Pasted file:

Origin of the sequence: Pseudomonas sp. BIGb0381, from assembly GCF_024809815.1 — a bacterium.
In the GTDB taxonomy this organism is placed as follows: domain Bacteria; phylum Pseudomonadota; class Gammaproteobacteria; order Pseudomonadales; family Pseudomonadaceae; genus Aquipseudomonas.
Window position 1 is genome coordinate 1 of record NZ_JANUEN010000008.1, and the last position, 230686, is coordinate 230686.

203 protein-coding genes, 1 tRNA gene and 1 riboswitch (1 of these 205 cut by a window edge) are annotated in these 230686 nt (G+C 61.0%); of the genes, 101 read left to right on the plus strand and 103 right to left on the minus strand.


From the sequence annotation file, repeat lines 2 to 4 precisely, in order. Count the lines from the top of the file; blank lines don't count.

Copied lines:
In the GTDB taxonomy this organism is placed as follows: domain Bacteria; phylum Pseudomonadota; class Gammaproteobacteria; order Pseudomonadales; family Pseudomonadaceae; genus Aquipseudomonas.
Window position 1 is genome coordinate 1 of record NZ_JANUEN010000008.1, and the last position, 230686, is coordinate 230686.

203 protein-coding genes, 1 tRNA gene and 1 riboswitch (1 of these 205 cut by a window edge) are annotated in these 230686 nt (G+C 61.0%); of the genes, 101 read left to right on the plus strand and 103 right to left on the minus strand.